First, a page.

By the end of this section, you will be able to do the following:
- Define mechanical waves and medium, and relate the two
- Distinguish a pulse wave from a periodic wave
- Distinguish a longitudinal wave from a transverse wave and give examples of such waves
The learning objectives in this section will help your students master the following standards:
- (7) Science concepts. The student knows the characteristics and behavior of waves. The student is expected to:
- (A) examine and describe oscillatory motion and wave propagation in various types of media.
Section Key Terms
What do we mean when we say something is a wave? A wave is a disturbance that travels or propagates from the place where it was created. Waves transfer energy from one place to another, but they do not necessarily transfer any mass. Light, sound, and waves in the ocean are common examples of waves. Sound and water waves are mechanical waves; meaning, they require a medium to travel through. The medium may be a solid, a liquid, or a gas, and the speed of the wave depends on the material properties of the medium through which it is traveling. However, light is not a mechanical wave; it can travel through a vacuum such as the empty parts of outer space.
A familiar wave that you can easily imagine is the water wave. For water waves, the disturbance is in the surface of the water, an example of which is the disturbance created by a rock thrown into a pond or by a swimmer splashing the water surface repeatedly. For sound waves, the disturbance is caused by a change in air pressure, an example of which is when the oscillating cone inside a speaker creates a disturbance. For earthquakes, there are several types of disturbances, which include the disturbance of Earth’s surface itself and the pressure disturbances under the surface. Even radio waves are most easily understood using an analogy with water waves. Because water waves are common and visible, visualizing water waves may help you in studying other types of waves, especially those that are not visible.
Water waves have characteristics common to all waves, such as amplitude, period, frequency, and energy, which we will discuss in the next section.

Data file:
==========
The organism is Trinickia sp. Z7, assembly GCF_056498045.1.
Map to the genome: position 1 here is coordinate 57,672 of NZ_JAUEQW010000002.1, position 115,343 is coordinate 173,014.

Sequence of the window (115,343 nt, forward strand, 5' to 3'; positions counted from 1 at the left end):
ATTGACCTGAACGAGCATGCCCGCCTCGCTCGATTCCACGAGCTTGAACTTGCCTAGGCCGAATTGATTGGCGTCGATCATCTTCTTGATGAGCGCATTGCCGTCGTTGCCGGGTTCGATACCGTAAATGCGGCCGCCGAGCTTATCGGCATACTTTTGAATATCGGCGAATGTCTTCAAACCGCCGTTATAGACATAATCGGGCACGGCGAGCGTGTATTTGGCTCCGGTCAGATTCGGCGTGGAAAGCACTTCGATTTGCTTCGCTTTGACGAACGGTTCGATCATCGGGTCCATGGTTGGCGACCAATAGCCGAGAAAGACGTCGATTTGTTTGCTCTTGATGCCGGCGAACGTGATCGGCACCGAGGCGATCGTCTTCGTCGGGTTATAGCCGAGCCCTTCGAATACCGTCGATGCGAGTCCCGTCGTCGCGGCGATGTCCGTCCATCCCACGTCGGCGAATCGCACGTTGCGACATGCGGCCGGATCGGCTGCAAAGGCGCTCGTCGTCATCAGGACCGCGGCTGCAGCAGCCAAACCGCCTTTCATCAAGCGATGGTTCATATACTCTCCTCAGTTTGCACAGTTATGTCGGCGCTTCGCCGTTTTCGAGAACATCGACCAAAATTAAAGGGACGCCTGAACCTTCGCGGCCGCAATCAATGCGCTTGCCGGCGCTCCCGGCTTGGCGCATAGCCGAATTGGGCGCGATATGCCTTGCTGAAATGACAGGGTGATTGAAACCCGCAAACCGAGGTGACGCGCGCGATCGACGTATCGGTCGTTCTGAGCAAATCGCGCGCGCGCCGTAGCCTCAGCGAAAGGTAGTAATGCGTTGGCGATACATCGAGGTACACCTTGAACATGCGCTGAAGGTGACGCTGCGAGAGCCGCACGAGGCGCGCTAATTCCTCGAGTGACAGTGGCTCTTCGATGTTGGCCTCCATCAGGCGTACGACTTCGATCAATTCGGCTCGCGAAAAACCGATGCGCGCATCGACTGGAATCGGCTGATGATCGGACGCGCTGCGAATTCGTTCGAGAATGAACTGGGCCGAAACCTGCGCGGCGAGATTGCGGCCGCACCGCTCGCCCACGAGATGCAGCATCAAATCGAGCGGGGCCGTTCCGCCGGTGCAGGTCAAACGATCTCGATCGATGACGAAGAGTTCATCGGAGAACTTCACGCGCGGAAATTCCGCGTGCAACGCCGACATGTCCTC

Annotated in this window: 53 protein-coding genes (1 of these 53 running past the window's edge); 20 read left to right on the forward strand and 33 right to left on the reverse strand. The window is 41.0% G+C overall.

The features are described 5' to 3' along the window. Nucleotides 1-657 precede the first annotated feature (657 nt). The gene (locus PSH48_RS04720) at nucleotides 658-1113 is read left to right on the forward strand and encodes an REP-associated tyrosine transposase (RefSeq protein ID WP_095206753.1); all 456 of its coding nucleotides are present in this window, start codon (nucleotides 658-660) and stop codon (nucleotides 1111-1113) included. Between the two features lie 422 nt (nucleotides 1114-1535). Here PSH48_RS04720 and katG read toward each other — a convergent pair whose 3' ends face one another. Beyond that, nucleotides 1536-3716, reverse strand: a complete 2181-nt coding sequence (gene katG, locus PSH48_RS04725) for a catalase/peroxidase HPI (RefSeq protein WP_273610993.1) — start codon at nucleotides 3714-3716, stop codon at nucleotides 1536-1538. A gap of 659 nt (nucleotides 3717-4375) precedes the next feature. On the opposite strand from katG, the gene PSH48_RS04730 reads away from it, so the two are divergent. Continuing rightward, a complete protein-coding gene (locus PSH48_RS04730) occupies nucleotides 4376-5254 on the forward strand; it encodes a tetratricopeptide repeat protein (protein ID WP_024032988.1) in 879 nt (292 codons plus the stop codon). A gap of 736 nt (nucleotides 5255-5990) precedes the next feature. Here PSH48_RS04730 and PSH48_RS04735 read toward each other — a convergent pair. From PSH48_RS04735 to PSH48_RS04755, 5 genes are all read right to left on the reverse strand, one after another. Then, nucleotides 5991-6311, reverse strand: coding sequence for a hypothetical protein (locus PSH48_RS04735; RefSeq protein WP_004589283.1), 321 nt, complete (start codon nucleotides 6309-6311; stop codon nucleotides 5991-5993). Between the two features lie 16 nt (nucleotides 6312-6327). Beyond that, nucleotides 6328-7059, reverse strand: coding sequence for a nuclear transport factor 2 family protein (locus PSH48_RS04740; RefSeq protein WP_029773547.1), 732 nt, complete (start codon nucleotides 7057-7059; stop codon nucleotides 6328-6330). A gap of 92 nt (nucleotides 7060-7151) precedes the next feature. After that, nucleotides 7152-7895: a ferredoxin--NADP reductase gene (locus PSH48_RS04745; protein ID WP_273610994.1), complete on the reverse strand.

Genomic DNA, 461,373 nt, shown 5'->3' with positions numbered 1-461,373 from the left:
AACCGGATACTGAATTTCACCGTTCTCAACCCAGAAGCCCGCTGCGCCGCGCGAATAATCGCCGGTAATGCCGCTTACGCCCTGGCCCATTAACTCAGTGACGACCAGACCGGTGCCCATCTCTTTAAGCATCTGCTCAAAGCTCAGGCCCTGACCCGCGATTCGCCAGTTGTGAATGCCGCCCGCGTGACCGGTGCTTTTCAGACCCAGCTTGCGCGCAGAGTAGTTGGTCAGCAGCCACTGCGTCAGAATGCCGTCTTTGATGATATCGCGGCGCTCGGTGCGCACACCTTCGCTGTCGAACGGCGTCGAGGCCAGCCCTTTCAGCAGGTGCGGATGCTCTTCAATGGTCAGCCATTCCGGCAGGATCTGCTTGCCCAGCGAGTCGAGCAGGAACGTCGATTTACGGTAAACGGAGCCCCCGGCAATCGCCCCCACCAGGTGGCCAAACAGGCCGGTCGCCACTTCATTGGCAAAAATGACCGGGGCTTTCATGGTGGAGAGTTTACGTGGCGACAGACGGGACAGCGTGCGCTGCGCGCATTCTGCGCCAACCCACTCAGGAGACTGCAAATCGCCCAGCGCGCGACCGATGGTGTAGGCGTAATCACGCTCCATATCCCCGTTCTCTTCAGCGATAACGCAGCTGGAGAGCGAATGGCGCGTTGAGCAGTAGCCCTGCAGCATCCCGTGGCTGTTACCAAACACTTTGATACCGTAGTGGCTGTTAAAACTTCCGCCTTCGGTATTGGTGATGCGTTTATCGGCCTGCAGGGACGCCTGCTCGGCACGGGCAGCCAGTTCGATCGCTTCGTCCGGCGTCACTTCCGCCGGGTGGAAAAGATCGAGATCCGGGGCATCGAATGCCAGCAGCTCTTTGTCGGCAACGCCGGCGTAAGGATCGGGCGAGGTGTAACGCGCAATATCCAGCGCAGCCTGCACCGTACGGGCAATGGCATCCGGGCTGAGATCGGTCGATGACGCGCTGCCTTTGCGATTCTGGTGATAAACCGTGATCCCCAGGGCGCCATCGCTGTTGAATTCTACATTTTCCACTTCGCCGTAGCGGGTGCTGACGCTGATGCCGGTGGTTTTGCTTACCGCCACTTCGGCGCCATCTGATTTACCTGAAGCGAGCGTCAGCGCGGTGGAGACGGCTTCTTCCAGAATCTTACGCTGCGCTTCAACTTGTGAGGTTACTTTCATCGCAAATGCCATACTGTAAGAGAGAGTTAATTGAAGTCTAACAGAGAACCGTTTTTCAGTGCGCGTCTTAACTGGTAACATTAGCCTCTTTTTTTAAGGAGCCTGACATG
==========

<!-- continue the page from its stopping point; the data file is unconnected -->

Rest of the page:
Many people think that water waves push water from one direction to another. In reality, however, the particles of water tend to stay in one location only, except for moving up and down due to the energy in the wave. The energy moves forward through the water, but the water particles stay in one place. If you feel yourself being pushed in an ocean, what you feel is the energy of the wave, not the rush of water. If you put a cork in water that has waves, you will see that the water mostly moves it up and down.
[BL][OL][AL] Ask students to give examples of mechanical and nonmechanical waves.
Pulse Waves and Periodic Waves
If you drop a pebble into the water, only a few waves may be generated before the disturbance dies down, whereas in a wave pool, the waves are continuous. A pulse wave is a sudden disturbance in which only one wave or a few waves are generated, such as in the example of the pebble. Thunder and explosions also create pulse waves. A periodic wave repeats the same oscillation for several cycles, such as in the case of the wave pool, and is associated with simple harmonic motion. Each particle in the medium experiences simple harmonic motion in periodic waves by moving back and forth periodically through the same positions.
[BL] Any kind of wave, whether mechanical or nonmechanical, or transverse or longitudinal, can be in the form of a pulse wave or a periodic wave.
Consider the simplified water wave in Figure 13.2. This wave is an up-and-down disturbance of the water surface, characterized by a sine wave pattern. The uppermost position is called the crest and the lowest is the trough. It causes a seagull to move up and down in simple harmonic motion as the wave crests and troughs pass under the bird.
Longitudinal Waves and Transverse Waves
Mechanical waves are categorized by their type of motion and fall into any of two categories: transverse or longitudinal. Note that both transverse and longitudinal waves can be periodic. A transverse wave propagates so that the disturbance is perpendicular to the direction of propagation. An example of a transverse wave is shown in Figure 13.3, where a woman moves a toy spring up and down, generating waves that propagate away from herself in the horizontal direction while disturbing the toy spring in the vertical direction.
In contrast, in a longitudinal wave, the disturbance is parallel to the direction of propagation. Figure 13.4 shows an example of a longitudinal wave, where the woman now creates a disturbance in the horizontal direction—which is the same direction as the wave propagation—by stretching and then compressing the toy spring.